She was the child who, when she was nine years old and living in Birmingham, Ala., cut her hair short and wore boys’ clothing, disguising herself as Tommy Terrific to compete with the lads at the local tennis club.
“Once she proved she was good enough to play with the boys, she became a girl again,” her mother later explained.
Meet Toronto’s Carling Bassett, now Bassett Seguso, and tonight at the ripe old age of 34 she will be inducted into Canada’s Sports Hall of Fame. She is only the second tennis player, after 1950s and 1960s great Bob Bedard, to receive such an honour.
Bill Hunter, Herb Carnegie and Denis Potvin from the hockey world and snooker legend Cliff Thorburn also will be formally inducted during a dinner at the Royal York Hotel in Toronto.
Bassett Seguso is the daughter of Susan Carling Bassett of London, Ont., whose great, great grandfather, Sir John Carling, played an important role in Canada’s Confederation debate and whose great grandfather, Thomas, founded a brewery that made the family name famous.
Her father, the late John F. Bassett, is from the prominent Toronto family that had interests in the media (newspapers and television stations) and sports teams (the Toronto Maple Leafs and Toronto Argonauts). John F. himself was a colourful figure who at times owned hockey teams in Toronto and Birmingham, as well as football teams in Toronto, Memphis and Tampa Bay. He had played on the 1959 Canadian Davis Cup team and when his daughter showed a determination to become a “real” tennis player, he took her to the Nick Bollettieri Tennis Academy in Bradenton, Fla., which was then home to rising stars such as Jimmy Arias, Aaron Krickstein and Kathleen Horvath.
On Dec. 9, 1978, when she was 11, Carling moved into Bollettieri’s house with his family and nine other young players. She won the under-18 title at the prestigious Orange Bowl junior event in Miami at 15 in 1982 and turned pro a few months later. Slight and unimposing physically, she rode a fierce competitive drive and glorious backhand stroke to success on the pro tour.
Globe and Mail columnist David Mcfarlane wrote about that two-handed shot after watching her at Wimbledon in 1983. “When first you see it, it looks like an optical illusion, as if a few frames of film have been edited out: one instant she is poised, the next she has finished her follow through.”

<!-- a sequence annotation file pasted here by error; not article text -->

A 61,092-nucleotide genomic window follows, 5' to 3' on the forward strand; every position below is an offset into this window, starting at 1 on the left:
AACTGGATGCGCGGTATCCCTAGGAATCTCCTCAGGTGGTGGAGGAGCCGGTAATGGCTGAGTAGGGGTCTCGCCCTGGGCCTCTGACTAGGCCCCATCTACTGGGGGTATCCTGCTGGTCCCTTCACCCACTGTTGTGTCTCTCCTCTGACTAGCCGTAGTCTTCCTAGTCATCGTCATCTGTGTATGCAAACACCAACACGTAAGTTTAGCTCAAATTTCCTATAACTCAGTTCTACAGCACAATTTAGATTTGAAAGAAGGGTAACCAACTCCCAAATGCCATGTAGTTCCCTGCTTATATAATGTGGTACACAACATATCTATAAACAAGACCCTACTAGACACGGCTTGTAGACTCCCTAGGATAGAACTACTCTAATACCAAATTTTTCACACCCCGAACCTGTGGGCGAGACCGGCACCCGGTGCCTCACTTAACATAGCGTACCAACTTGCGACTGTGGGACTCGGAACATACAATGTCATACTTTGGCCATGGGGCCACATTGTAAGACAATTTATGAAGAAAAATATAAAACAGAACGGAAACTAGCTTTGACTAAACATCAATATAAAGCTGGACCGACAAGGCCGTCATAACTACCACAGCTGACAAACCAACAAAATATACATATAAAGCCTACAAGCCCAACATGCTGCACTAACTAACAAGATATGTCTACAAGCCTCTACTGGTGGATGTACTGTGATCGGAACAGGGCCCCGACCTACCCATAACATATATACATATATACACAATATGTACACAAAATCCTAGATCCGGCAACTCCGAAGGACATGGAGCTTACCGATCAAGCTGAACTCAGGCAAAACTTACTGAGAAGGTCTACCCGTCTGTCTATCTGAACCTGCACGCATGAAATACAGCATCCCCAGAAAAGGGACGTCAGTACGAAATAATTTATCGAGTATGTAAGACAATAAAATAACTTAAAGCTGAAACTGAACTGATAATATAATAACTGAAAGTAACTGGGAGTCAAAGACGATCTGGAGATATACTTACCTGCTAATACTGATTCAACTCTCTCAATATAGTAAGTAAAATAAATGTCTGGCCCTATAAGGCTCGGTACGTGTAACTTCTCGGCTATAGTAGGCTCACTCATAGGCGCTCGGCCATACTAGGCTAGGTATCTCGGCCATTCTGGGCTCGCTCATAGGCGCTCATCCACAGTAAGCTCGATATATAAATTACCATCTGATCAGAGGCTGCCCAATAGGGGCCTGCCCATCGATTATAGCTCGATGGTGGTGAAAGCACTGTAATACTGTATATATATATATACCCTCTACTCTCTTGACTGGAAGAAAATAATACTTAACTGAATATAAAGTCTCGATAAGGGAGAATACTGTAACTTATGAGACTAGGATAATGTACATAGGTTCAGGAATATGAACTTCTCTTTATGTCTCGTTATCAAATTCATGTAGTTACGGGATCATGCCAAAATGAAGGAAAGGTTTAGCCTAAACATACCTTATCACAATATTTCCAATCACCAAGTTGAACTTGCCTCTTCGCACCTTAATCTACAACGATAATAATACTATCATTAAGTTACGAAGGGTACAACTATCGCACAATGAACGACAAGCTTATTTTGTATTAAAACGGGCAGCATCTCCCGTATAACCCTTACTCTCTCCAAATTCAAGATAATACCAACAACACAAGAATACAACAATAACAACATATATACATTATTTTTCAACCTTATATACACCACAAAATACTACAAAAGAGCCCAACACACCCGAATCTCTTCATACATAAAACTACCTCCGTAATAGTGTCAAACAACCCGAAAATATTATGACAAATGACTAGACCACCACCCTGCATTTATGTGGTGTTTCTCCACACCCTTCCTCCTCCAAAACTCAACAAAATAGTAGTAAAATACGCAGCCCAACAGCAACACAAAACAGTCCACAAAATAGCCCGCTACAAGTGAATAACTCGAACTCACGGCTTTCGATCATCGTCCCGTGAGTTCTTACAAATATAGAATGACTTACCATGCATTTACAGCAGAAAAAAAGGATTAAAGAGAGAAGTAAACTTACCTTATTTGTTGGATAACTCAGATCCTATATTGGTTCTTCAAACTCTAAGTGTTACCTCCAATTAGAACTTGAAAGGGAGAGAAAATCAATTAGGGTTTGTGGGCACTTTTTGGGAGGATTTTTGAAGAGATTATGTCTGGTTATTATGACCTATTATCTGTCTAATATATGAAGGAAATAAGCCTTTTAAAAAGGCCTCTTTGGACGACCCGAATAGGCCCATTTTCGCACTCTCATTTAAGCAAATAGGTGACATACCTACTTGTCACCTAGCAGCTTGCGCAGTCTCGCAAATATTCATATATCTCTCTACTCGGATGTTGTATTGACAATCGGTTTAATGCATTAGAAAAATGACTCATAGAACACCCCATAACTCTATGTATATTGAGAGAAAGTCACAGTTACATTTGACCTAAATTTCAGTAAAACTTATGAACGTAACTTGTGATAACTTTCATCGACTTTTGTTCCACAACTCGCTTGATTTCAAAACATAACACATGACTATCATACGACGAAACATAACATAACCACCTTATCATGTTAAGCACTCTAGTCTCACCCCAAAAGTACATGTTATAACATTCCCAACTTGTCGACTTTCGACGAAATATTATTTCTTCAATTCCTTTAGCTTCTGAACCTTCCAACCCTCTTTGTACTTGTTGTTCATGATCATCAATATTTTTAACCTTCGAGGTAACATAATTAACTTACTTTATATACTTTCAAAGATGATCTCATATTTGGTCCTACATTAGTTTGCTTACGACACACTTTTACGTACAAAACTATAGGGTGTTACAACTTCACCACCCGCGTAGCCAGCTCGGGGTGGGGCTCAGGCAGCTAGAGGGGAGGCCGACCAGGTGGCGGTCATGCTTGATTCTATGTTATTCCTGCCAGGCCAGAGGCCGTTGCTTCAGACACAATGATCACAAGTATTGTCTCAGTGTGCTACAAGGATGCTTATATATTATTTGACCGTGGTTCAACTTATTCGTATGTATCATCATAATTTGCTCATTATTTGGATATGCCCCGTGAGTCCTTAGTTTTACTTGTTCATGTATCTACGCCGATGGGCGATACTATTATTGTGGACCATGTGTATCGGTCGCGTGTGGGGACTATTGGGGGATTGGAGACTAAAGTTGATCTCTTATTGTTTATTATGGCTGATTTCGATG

Bassett had two major career highlights, and both involved legendary American Chris Evert. In 1984, at the WTA Championships in Amelia Island, Fla., she led the world No. 2 by 4-2 in the third set of their U.S.-televised final before losing 3-6, 6-2, 7-5.
“I didn’t think you were that good,” said NBC-TV’s Bud Collins to her in a postmatch interview. “Neither did I,” a bubbly Bassett replied.
Her second highlight was reaching the 1984 U.S. Open semi-finals, beating Czech Hana Mandlikova in the quarter-finals before losing to Evert. She reached a career-high world ranking of No. 8 in 1985 and twice was a French Open quarter-finalist and once an Australian Open quarter-finalist. Her only tournament victory was in 1987 in Strasbourg, France. She was ranked No. 1 in Canada from 1982 to 1986, the year that her father died of a brain tumour.
The next year she married talented American player Robert Seguso, who won doubles titles at Wimbledon (twice) and the French and U.S. Opens. They had their first child, Holden, in 1988. Ridley and Carling soon followed.
The Bassett Seguso family now lives in Boca Raton, Fla., and all three children are active and athletic, and could one day again make the Bassett and Seguso names familiar on the international tennis scene.
Bassett Seguso was considered an Anna Kournikova of her time and in 1983 acted in the movie Spring Fever. It was about young tennis players and was produced by her father. For a while, she also had a contract with the prestigious Ford modeling agency.
She is certainly the best-known and probably the best women’s player to represent Canada. Vancouver’s Helen Kelesi is a close second. She had a longer career, with more consistent results, but failed to reach Bassett Seguso’s heights.
One memorable moment, at least in John F. Bassett’s eyes, was when his daughter became Canadian National champion at 14.
His death when she was only 18, as well as raising her own family, profoundly affected Bassett Seguso’s career. She was never quite the same player, even though she had occasional moments of being Tommy Terrific until her last year on tour in 1990.